Much of the debate surrounding the need to tackle inequality in Scotland tends to drift towards the level at which welfare payments and the minimum wage should be set.
However, any government that wishes to tackle the poverty which is handed down within families from generation to generation must reduce the attainment gap between rich and poor in our education system.
It is therefore with real concern that I read the results of the 2014 Scottish Survey of Literacy and Numeracy (your report, 30 April).
This authoritative report shows that, despite the SNP being in control of education at all levels since 2007, attainment in Scottish schools has dropped in recent years.
Worse than that, the attainment gap between the least and most deprived students has increased in both relative and absolute terms.
This must at least in part be due to the 4,500 teaching jobs which have been lost in Scotland since 2007 to help fund the SNP council tax freeze which disproportionately benefits the wealthy. As someone who works in a Scottish university and runs one of the UK’s very best engineering degrees, I can see the same folly in higher education.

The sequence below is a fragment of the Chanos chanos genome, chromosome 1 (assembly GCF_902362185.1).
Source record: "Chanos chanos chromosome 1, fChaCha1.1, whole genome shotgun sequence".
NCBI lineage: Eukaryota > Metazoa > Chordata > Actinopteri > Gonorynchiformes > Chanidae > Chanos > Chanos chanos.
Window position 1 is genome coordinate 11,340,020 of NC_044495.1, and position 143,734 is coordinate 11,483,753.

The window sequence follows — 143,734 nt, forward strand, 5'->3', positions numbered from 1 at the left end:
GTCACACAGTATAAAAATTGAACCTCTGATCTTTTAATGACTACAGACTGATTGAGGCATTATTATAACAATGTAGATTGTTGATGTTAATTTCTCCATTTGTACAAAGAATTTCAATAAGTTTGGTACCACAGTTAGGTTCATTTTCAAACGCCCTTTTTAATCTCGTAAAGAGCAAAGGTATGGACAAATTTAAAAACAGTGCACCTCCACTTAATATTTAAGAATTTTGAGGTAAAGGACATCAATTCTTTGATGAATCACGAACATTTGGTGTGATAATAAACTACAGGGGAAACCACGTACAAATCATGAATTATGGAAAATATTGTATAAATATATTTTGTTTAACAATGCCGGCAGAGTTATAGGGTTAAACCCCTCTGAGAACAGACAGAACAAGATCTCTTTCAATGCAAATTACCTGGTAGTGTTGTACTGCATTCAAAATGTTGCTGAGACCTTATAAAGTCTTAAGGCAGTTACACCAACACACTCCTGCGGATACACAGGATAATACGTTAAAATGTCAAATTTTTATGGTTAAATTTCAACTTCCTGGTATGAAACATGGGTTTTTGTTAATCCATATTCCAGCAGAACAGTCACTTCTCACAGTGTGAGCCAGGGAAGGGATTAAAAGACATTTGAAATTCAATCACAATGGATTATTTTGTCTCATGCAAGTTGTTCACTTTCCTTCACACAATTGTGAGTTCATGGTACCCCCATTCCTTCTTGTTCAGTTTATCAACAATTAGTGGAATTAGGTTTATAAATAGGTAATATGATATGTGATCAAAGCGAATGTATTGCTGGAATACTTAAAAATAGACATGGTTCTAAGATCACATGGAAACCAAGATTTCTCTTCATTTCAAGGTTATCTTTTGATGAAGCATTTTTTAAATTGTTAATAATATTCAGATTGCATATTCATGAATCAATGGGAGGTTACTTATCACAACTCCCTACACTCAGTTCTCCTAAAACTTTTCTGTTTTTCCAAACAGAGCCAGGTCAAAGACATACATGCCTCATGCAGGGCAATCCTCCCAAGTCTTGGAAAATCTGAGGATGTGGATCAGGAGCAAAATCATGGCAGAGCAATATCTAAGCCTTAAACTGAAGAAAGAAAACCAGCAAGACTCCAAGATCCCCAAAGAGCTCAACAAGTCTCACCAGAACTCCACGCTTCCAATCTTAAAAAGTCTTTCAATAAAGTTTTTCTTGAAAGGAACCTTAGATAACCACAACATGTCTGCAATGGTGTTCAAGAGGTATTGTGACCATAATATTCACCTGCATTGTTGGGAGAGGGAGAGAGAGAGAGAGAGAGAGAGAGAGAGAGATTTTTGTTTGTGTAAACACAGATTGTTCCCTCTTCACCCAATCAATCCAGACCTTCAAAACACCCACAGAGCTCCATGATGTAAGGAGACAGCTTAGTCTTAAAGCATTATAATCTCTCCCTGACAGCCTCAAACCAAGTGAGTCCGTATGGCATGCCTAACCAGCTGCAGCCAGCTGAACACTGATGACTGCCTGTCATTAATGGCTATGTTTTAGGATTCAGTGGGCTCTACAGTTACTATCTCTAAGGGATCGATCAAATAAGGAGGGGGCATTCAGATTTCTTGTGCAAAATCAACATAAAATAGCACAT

The SNP deserve great credit for maintaining free higher education, but Ms Sturgeon’s promotion of this policy as morally just whilst simultaneously cutting the grants for the poorest students to the lowest level in the western EU is misleading at best.
Independent research by the University of Edinburgh has found that only those from families earning over £31,000 have benefitted from this policy. The higher education budget has been balanced on the backs of the poor.
Those students from deprived areas in Scotland who are able to be admitted to university find that to study they must take on large loans and try to find paid employment to support their studies.
The forthcoming university exam board season will see students from deprived backgrounds thrown out of university not due to a lack of ability or ambition, but a failure of the Scottish Government to offer these students a fair opportunity to take advantage of the difference a good university education can make.
(Dr) Scott Arthur